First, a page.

Press Release
March 13, 2010


An Aquino-Roxas administration will prioritize permanent solutions to food security and power supply problems made complicated by poor planning, corruption and disregard for the interest of ordinary people, Liberal Party vice-presidential bet Senator Mar Roxas said today.

But the government needs to start putting many of these solutions in place, including an immediate inventory of water resources in Northern and Central Luzon to protect farmlands and conditional cash transfers to farmers and their families affected by El Nino, instead of waiting for the situation to worsen and cause more damage in the coming months, Roxas said.

Roxas gave this assessment as he visited the San Roque Dam in San Nicolas, Pangasinan this morning to be briefed on the dam infrastructure and water level situation and El Nino's impact on Northern and Central Luzon's vast agricultural lands.

He also visited public markets in Dagupan City in Pangasinan and met with farmers' groups in Cabanatuan City in Nueva Ecija, Luzon's "vegetable garden," to assess the impact of El Nino on prices and agricultural productivity.

The San Roque dam is capable of irrigating an estimated 70,800 hectares in Pangasinan, Nueva Ecija and Tarlac, but its water level at present has reached near-critical levels, causing serious concerns to farmers in the region already feeling the brunt of El Nino on their farms.

Roxas said an Aquino-Roxas administration would wield strong political will in resolving infrastructure integration issues and policy gridlocks that, under the current administration, became more severe because of corruption and focus on partisan politics.

"We promise to address this problem as soon as we take our oaths. We will never be caught sleeping on our job," Roxas said, as farmers in Cabanatuan complained to him of a lack of irrigation in their farms despite the availability of water in nearby Pantabangan Dam.

San Roque Dam's water elevation as of March 12 was 243.56 meters above sea level, with an average inflow for this month of 19 cubic meters per second and an outflow of 55 cubic meters per second.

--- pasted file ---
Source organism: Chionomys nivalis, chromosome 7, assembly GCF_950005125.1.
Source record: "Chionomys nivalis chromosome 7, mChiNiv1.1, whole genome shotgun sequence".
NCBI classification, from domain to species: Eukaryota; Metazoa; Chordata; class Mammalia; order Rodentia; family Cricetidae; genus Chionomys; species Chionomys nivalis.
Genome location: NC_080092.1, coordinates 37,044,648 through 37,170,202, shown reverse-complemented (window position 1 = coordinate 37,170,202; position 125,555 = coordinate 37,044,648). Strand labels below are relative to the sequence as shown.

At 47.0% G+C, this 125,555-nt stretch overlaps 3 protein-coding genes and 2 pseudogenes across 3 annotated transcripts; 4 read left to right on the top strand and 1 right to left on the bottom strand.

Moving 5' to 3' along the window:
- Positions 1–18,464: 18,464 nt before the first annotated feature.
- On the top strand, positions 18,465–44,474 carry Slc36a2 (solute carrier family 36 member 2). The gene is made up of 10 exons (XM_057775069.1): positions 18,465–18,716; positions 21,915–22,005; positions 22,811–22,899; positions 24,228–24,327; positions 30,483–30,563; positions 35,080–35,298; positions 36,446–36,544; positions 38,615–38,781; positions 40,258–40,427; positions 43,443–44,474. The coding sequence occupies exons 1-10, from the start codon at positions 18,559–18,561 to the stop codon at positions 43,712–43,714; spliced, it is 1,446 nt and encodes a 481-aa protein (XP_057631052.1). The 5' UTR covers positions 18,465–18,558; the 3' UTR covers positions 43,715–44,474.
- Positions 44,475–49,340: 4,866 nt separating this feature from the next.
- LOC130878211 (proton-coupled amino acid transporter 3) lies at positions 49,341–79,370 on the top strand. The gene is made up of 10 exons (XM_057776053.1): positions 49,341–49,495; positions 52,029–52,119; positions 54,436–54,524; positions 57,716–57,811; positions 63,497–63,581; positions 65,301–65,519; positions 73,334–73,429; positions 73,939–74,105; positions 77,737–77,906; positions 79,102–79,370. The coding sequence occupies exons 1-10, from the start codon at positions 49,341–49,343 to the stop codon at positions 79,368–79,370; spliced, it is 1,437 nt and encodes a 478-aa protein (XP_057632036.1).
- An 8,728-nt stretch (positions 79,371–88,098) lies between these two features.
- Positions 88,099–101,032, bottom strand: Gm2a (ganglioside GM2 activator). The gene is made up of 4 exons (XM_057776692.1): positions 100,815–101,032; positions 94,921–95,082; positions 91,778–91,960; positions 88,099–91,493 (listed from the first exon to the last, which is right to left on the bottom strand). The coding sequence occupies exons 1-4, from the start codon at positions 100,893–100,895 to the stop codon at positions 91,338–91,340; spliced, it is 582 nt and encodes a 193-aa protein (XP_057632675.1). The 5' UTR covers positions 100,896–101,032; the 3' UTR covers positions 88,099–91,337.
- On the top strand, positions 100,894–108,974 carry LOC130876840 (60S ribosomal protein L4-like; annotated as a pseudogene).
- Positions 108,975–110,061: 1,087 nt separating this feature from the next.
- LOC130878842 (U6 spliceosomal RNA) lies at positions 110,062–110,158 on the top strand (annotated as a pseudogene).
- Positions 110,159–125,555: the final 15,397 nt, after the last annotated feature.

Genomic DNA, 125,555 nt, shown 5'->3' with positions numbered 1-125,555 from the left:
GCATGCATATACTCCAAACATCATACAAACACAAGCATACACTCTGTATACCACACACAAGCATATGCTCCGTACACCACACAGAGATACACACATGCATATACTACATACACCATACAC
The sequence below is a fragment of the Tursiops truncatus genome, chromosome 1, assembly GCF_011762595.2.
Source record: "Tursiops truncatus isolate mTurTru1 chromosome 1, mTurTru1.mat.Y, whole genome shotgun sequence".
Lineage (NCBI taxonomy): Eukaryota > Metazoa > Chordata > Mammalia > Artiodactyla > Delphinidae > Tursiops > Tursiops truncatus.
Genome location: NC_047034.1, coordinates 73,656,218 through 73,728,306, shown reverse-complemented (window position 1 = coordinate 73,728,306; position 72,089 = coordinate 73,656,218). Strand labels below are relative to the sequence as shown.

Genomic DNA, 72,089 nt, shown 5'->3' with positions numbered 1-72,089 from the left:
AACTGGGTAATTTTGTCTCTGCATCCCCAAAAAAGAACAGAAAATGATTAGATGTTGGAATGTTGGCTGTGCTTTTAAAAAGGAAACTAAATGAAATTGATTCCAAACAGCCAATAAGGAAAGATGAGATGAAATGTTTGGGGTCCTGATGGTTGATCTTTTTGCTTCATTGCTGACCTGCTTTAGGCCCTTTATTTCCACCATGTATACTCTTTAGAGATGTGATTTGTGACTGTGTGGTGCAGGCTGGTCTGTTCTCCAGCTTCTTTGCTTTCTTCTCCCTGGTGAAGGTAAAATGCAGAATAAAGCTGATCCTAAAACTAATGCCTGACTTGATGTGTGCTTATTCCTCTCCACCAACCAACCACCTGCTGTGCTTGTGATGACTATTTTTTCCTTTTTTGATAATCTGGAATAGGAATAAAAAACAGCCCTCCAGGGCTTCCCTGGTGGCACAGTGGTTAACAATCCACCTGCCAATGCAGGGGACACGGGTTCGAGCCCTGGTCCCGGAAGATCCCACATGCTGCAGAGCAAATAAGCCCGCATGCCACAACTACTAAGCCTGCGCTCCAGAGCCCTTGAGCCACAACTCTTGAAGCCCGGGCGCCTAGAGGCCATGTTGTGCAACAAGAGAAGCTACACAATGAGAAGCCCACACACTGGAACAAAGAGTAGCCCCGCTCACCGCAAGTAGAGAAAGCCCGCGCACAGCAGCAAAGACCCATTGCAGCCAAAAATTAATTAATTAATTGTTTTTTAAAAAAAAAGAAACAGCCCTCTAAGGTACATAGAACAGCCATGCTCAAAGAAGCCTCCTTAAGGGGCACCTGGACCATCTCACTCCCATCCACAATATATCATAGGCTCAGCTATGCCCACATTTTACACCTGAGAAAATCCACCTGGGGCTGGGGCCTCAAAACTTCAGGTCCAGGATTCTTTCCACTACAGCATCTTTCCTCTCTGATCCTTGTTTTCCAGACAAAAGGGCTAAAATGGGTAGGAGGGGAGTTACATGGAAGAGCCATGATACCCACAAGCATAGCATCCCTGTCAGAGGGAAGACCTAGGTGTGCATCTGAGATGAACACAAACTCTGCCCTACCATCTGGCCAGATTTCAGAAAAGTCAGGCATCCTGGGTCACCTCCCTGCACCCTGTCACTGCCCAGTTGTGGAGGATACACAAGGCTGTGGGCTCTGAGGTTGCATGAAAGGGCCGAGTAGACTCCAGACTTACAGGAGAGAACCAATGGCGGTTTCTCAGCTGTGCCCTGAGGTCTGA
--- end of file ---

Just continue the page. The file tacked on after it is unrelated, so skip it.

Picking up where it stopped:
With an average daily power dispatch of 66 MW (50 MW during off-peak hours and 95MW during peak hours), the remaining volume of water at the San Roque Dam will hardly be enough to meet the irrigation requirements of the farmers from Pangasinan, Nueva Ecija and Tarlac until the harvest season in mid-May.

Reports said the reservoir is dropping at more than 0.4 meters a day, and with this rate, the minimum critical low level of 225 meters above sea level may be hit by the 5th week of April. At an elevation of 225 meters, the plant can only generate power equivalent to the daily inflow but this will not be sufficient to provide water for irrigation.

Roxas' visit of the San Roque Dam was part of his inspection of key food production sites in Pangasinan and Nueva Ecija as the El Nino weather phenomenon contributed to a constriction of water supply to farm areas and threatened power supply already made worse by the lack of new power plants.

The provinces of Pangasinan and Nueva Ecija account for the production of 1.03 million metric tons (MT) and 1.37 million MT, respectively, of palay in 2008. This accounts for 25% of rice production in Luzon, which is 9.5 million MT in 2008. Total rice hectarage of the two provinces amount to 524,454 hectares, around 75% of which are irrigated. Nationally, around 68% of rice land is irrigated.

Roxas said studies have shown that agricultural productivity in the Philippines has been alarmingly low, with growth of total factor productivity lower by 500-600% as compared to Thailand and Indonesia. This is due to insufficient, poor or wrong infrastructure (accounts for 40% of yield gap), low investment in research and development (25%), poor extension services (15%) and environmental factors (20%).

Roxas said the twin crisis - power and food security threat crisis - could only be averted through a clean and honest government - which is what he and Aquino are pushing for.

Addressing the issue of power supply shortage that has made President Arroyo declare a state of calamity in Mindanao, Roxas said he is confident a President Aquino would be more credible to local and foreign investors whose investments are needed to bankroll the immediate construction of new power plants in strategic areas in the country and offer them attractive business incentives for their investments.

"Integrity equals food on the table. Tapat, tuwid at malinis na pamamahala ang solusyon (A clean and honest government is the solution)," he stressed, adding he and presidential running-mate Aquino would sit down right away with players - big and small, private and public - in the power sector industry, to resolve the supply situation.

To boost confidence in the power sector, Roxas said a new government should offer better incentives, extend financing for research and studies on possible alternative sources of energy, such as renewable energy, solar energy, geothermal energy, wind energy and biofuel, among others. To date, only hydroelectricity is the significant alternative to fossil fuel.

While government awaits the completion of the power plants, which could take 3 to 5 years, and the development of alternative sources of power, it can, in the meantime, implement short-term solutions such as upgrading existing transmission lines to minimize gas leaks caused by outdated lines and maximize the output of energy and order energy audits to monitor usage, he said.

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